The historian Jean Barman, in her book Stanley Park’s Secret shares quotes from Indigenous individuals who lived on these lands before their forced relocation. In one case, a man named August Jack shares his experience of his house literally being demolished while he was inside. The house was located on the site of a future road that would wrap around the perimeter of Stanley Park, and would have been similar to the houses pictured here.

“We was inside this house when the surveyors come along, and they chop the corner of our house when we was eating inside.”5

Granville St., Vancouver B.C.
Granville St., Vancouver B.C.
This postcard is notable not only for the way it showcases the large buildings and paved roads of Vancouver’s newly-developed downtown area, as well as the parade which is apparently intended to show off the city, but also for the signage visible. One banner reads “A Hundred Thousand Welcomes,” in an example of settlers enthusiastically welcoming strangers to lands that were not rightfully theirs. In British Columbia, most of the land never came under the jurisdiction of treaties and remains unceded to this day.
Image description: View of a parade going down Granville St. Banners across the street read, "A hundred thousand welcomes" and "Just watch Vancouver's smoke."
Source: Uno Langmann Family Collection of B.C. Photographs. UL_1662_0001. Rare Books and Special Collections.

Another slightly more puzzling sign in the background reads “Just Watch Vancouver’s Smoke.” This could be an indication of the way in which industrialization was revered, and environmental impact was not yet the subject of widespread concern – at least not by settlers.

Vancouver looking SE
Vancouver looking SE
Vancouver looking N.
Vancouver looking N.
Image descriptions:
Left: View of buildings being constructed in downtown Vancouver.
Source: Uno Langmann Family Collection of B.C. Photographs. UL_1624_03_0227. Rare Books and Special Collections.
Right: Aerial view of Vancouver, B.C.
Source: Uno Langmann Family Collection of B.C. Photographs. UL_1624_03_0228. Rare Books and Special Collections.

These triumphant aerial shots portray the sprawling, newly erected buildings of Vancouver’s downtown hub. However, not everyone was permitted to share in the perceived progress of the young city. By the time Vancouver was developing as a major city, Indigenous peoples had already faced a long history of marginalization. Erin Hanson, a researcher of Coast Salish law at UBC’s Department of Anthropology, notes in Aboriginal Rights:

“Colonial governments in Canada initially practiced a policy of extinguishment, which meant that Aboriginal peoples’ rights would be surrendered or legislated away, often in exchange for treaty rights…. Over time, however, many Aboriginal people found that the Canadian state continued to subjugate them and infringe upon the very rights they thought would be respected…. For example, the government added specific pieces of discriminatory legislation in the Indian Act that made it illegal for Aboriginal people to organize politically or to hire legal counsel to further land claims.”6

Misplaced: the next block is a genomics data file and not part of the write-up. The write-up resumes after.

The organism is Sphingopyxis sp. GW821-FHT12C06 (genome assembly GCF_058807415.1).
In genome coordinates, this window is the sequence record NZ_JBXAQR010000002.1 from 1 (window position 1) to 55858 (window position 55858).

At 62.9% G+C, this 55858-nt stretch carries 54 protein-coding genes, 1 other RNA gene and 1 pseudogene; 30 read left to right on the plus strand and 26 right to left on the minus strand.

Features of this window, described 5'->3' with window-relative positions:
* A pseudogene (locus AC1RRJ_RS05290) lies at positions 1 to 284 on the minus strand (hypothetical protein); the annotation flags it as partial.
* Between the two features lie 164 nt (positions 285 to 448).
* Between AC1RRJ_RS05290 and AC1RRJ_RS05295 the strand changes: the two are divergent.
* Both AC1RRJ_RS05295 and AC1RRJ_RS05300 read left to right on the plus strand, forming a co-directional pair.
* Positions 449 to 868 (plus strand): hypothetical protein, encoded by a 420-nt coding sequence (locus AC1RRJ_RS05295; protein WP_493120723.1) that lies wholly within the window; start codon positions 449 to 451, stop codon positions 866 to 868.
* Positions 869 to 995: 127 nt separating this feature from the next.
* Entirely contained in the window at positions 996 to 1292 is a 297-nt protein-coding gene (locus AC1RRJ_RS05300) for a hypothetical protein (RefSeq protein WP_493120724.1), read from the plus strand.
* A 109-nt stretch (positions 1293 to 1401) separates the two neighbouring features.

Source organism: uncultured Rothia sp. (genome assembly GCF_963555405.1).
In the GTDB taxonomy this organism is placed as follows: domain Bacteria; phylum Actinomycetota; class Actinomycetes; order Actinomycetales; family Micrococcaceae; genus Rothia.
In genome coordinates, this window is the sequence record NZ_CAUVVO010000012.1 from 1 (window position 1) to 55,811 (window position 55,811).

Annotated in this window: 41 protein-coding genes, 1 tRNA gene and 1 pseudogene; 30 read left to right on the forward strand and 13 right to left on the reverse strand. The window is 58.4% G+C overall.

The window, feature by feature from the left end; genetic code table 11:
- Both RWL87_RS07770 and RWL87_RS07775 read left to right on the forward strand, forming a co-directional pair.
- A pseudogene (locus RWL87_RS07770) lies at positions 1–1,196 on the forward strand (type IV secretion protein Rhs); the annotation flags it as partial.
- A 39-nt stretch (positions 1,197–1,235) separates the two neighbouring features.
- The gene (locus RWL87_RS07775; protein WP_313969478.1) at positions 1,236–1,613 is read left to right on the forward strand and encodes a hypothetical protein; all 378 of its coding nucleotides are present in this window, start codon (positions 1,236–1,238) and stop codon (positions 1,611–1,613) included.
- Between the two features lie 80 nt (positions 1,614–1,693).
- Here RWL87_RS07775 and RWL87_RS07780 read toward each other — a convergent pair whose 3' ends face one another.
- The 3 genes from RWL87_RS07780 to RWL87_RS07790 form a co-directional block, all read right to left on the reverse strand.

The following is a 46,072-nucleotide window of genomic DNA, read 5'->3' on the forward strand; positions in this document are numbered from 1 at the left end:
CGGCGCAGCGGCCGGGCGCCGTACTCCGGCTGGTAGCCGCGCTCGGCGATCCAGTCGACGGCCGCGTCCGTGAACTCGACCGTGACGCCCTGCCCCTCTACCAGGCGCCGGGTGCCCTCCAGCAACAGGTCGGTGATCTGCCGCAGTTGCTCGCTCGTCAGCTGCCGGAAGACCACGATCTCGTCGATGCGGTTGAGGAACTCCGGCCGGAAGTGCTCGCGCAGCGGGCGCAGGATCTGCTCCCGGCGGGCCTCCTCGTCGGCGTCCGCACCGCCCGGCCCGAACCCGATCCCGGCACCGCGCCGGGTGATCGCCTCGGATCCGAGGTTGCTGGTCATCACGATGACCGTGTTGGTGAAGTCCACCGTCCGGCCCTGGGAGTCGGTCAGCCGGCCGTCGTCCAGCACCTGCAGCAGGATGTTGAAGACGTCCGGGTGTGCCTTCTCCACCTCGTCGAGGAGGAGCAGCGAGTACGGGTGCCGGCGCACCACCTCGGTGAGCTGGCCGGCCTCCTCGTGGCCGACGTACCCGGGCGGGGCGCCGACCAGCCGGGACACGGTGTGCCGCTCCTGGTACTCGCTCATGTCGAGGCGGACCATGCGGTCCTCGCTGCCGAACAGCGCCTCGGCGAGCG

In this way, Indigenous peoples were forced to watch their traditional and ancestral homelands give way to settlements they were forcibly excluded from, such as those pictured above, while any power they had to seek redress was also stripped away. As noted by the Museum of Anthropology’s Musqueam Teaching Kit, “The government amended the Indian Act in 1927 making it illegal for us to hire lawyers and hold meetings to pursue land claims. Despite this injustice, First Nations worked together to form the Native Brotherhood of British Columbia and other political organizations to assert our Aboriginal rights.”7

Jordan Stanger-Ross, associate professor of history at the University of Victoria and director of the Landscapes of Injustice research project, discusses the idea that there has been a historical “opposition assumed between the civilization cities are imagined to represent, and the imagined savageness of Indigenous people…. There is an idea that the two can’t coexist.”8 For this reason, when settlers designated lands for First Nations reserves, those lands were often not centrally located near developing urban hubs. “If you look at where reserves have been placed in this country, they’re largely on the outskirts,” says Ginger Gosnell-Myers of the Nisga’a and Kwakwak'awakw Nations, and Indigenous Relations Manager at the City of Vancouver. “That’s by design... we’re looking at a deliberate history of exclusion.”9

Land Pre-emptions and Sales Map
Land Pre-emptions and Sales Map